Tuesday, November 13, 2007
How Can the Same Thing Happen to the Same Guy Twice?: How the Stacy Peterson Case Brings to Mind the Doctrine of Chances
Today, officials exhumed the casket of Kathleen Savio, the third wife of Bolingbrook, Illinois Police Sergeant Drew Peterson. Savio was found dead in her bathtub in 2004. Now, with Peterson's fourth, current wife, Stacy Peterson, having disappeared two weeks ago, officials reopened Savio's case and recently called for the exhumation of Savio's casket to see whether they could unearth any evidence of foul play. State's Attorney General James Glasgow has claimed that the evidence suggests that someone killed Savio and then tried to make it look like an accident.
Hearing this story on a loop today made me think about the classic case of Rex v. Smith, which introduced the doctrine of chances. Generally, prior bad acts by an individual are inadmissible to prove that the individual has a propensity to act in a certain manner and that he acted in conformity with that propensity at the time of the alleged crime.
Rex v. Smith, however, introduced into evidence law roughly the same sentiment expressed by John McClane in "Die Hard 2": "How can the same thing happen to the same guy twice?" In Rex v. Smith, the defendant's wife died when she drowned in the bathtub, and the court allowed the prosecution to introduce evidence that two of his prior wives died when they drowned in the bathtub to rebut the defendant's claim that the drowning was accidental. The court reasoned that the past acts were admissible not to porve propensity/conformity, but instead because the court could infer from the unusualness of the occurrence and the number of times it was repeated that the drowning was not accidental.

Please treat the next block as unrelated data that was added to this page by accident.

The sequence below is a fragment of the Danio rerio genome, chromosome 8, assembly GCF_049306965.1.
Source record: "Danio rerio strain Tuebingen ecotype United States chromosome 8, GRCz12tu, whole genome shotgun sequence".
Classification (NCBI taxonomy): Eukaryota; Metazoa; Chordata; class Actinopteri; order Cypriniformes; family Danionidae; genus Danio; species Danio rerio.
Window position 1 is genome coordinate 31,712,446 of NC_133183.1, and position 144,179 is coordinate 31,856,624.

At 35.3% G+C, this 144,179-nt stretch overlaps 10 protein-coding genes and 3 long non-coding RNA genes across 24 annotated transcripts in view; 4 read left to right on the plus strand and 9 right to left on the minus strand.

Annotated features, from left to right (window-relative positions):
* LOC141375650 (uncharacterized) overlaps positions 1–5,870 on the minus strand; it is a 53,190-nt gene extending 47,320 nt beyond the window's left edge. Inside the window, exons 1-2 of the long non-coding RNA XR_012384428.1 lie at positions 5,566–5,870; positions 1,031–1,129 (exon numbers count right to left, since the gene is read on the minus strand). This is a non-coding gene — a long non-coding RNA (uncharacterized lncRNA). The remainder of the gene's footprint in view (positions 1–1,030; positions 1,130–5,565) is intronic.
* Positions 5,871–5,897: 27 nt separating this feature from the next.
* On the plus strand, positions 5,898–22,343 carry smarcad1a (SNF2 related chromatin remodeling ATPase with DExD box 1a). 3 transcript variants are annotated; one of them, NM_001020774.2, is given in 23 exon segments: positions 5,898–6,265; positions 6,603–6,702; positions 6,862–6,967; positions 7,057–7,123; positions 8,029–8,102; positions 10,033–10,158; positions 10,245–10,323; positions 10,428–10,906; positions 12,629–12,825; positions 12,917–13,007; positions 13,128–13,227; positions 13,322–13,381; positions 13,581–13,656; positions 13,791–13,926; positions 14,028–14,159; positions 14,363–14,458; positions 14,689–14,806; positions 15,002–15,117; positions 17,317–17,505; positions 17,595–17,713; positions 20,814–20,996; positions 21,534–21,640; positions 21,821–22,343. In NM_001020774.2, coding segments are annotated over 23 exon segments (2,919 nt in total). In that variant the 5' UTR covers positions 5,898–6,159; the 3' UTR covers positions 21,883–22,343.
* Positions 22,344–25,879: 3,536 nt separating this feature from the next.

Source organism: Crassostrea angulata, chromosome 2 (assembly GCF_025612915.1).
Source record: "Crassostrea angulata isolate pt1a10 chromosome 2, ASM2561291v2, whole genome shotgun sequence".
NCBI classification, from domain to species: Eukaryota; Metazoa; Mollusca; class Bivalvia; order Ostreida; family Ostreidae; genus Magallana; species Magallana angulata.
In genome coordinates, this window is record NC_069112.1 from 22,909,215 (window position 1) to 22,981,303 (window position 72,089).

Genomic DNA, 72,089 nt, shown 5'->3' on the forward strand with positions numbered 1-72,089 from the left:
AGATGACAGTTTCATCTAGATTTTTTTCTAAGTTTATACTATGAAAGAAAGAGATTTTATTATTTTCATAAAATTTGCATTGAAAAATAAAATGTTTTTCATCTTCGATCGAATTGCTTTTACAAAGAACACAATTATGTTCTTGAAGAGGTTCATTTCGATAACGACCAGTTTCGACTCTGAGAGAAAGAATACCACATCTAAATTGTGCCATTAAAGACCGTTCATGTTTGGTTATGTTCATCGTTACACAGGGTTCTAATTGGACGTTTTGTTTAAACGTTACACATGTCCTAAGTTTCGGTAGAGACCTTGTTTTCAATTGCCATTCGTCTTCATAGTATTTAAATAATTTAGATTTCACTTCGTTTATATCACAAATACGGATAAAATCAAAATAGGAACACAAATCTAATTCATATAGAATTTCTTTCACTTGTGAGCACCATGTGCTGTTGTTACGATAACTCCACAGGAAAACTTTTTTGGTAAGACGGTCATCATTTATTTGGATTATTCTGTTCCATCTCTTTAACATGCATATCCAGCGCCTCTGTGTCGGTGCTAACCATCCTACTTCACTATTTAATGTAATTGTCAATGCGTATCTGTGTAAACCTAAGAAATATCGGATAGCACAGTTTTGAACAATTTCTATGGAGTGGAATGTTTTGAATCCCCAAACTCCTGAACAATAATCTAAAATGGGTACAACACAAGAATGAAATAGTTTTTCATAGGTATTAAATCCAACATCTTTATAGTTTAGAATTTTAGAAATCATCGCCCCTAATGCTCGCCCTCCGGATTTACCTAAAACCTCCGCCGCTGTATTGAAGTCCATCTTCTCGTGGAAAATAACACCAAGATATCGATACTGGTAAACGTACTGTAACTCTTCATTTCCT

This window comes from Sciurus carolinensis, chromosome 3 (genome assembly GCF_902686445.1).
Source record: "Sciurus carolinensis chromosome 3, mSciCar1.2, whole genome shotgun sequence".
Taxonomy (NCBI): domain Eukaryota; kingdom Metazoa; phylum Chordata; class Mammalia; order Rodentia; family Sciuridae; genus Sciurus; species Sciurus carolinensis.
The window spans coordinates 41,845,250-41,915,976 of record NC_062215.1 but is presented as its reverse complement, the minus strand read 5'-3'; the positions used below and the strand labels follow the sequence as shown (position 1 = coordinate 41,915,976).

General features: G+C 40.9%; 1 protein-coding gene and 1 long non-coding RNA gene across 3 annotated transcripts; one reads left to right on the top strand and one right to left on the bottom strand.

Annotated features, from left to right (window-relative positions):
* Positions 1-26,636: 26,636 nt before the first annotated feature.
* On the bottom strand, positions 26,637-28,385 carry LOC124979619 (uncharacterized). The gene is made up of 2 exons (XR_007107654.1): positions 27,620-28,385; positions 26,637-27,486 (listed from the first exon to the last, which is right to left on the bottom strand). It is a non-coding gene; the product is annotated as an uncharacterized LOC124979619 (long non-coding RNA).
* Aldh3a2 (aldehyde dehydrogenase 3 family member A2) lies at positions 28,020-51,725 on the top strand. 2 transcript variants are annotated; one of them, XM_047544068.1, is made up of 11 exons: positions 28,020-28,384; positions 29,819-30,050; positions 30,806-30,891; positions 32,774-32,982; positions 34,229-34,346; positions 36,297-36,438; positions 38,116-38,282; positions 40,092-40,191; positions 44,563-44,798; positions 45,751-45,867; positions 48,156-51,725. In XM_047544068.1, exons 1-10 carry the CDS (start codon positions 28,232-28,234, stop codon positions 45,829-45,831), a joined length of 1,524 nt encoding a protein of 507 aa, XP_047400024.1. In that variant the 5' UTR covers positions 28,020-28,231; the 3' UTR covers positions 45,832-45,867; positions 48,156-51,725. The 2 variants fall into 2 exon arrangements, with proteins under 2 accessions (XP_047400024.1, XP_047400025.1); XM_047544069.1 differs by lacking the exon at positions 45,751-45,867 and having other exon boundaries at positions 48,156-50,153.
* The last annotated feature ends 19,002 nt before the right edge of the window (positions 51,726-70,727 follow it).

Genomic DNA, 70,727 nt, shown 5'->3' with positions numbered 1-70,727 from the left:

This doctrine, however, is rarely applied. A quick Westlaw search shows that Illinois state courts have only mentioned it 13 times, and only twice since 1930. Furthermore, unless Stacy Peterson turns up dead in a bathtub, a court hearing Drew Peterson's case would almost certainly lack a reason to apply it. If however, Stacy Peterson turns up dead in a manner that looks like her killer tried to make it appear like she died as the result of an accident, the doctrine might just apply. See,e.g., People v. Brown, 557 N.E.2d 611, 621 (Ill.App. 1 Dist. 1990) (applying the doctrine of chances when the crimes to be compared were similar, but not identical).